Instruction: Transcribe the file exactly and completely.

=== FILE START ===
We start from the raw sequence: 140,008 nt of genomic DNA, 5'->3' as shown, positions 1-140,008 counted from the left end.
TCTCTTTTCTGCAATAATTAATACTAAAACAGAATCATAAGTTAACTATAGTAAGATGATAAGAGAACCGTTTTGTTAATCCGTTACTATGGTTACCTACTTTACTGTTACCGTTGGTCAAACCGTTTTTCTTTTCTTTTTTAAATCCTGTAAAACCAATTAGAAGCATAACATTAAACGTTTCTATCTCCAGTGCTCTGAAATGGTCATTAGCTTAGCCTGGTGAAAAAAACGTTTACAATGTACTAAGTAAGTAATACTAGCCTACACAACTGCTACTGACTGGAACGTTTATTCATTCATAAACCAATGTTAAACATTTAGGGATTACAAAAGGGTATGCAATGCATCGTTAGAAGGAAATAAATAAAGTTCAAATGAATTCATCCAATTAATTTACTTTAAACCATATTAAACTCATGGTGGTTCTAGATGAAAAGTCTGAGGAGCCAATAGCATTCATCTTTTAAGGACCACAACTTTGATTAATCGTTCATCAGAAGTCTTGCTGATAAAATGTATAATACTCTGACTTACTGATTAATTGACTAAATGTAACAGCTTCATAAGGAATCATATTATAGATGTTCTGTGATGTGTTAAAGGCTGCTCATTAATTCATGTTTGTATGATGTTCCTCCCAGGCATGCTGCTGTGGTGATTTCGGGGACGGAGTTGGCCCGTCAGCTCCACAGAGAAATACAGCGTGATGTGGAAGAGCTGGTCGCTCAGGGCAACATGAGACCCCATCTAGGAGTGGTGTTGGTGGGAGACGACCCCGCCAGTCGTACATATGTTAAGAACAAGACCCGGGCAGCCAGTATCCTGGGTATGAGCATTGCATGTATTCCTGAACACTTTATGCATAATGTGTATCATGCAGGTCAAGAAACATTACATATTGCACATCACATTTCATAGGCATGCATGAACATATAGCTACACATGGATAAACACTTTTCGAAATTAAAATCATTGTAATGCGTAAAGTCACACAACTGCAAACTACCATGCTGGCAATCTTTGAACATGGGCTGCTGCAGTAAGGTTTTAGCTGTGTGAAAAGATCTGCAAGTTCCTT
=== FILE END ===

We start from the raw sequence: 140,008 nt of genomic DNA, 5'->3' as shown, positions 1-140,008 counted from the left end.
TCTCTTTTCTGCAATAATTAATACTAAAACAGAATCATAAGTTAACTATAGTAAGATGATAAGAGAACCGTTTTGTTAATCCGTTACTATGGTTACCTACTTTACTGTTACCGTTGGTCAAACCGTTTTTCTTTTCTTTTTTAAATCCTGTAAAACCAATTAGAAGCATAACATTAAACGTTTCTATCTCCAGTGCTCTGAAATGGTCATTAGCTTAGCCTGGTGAAAAAAACGTTTACAATGTACTAAGTAAGTAATACTAGCCTACACAACTGCTACTGACTGGAACGTTTATTCATTCATAAACCAATGTTAAACATTTAGGGATTACAAAAGGGTATGCAATGCATCGTTAGAAGGAAATAAATAAAGTTCAAATGAATTCATCCAATTAATTTACTTTAAACCATATTAAACTCATGGTGGTTCTAGATGAAAAGTCTGAGGAGCCAATAGCATTCATCTTTTAAGGACCACAACTTTGATTAATCGTTCATCAGAAGTCTTGCTGATAAAATGTATAATACTCTGACTTACTGATTAATTGACTAAATGTAACAGCTTCATAAGGAATCATATTATAGATGTTCTGTGATGTGTTAAAGGCTGCTCATTAATTCATGTTTGTATGATGTTCCTCCCAGGCATGCTGCTGTGGTGATTTCGGGGACGGAGTTGGCCCGTCAGCTCCACAGAGAAATACAGCGTGATGTGGAAGAGCTGGTCGCTCAGGGCAACATGAGACCCCATCTAGGAGTGGTGTTGGTGGGAGACGACCCCGCCAGTCGTACATATGTTAAGAACAAGACCCGGGCAGCCAGTATCCTGGGTATGAGCATTGCATGTATTCCTGAACACTTTATGCATAATGTGTATCATGCAGGTCAAGAAACATTACATATTGCACATCACATTTCATAGGCATGCATGAACATATAGCTACACATGGATAAACACTTTTCGAAATTAAAATCATTGTAATGCGTAAAGTCACACAACTGCAAACTACCATGCTGGCAATCTTTGAACATGGGCTGCTGCAGTAAGGTTTTAGCTGTGTGAAAAGATCTGCAAGTTCCTT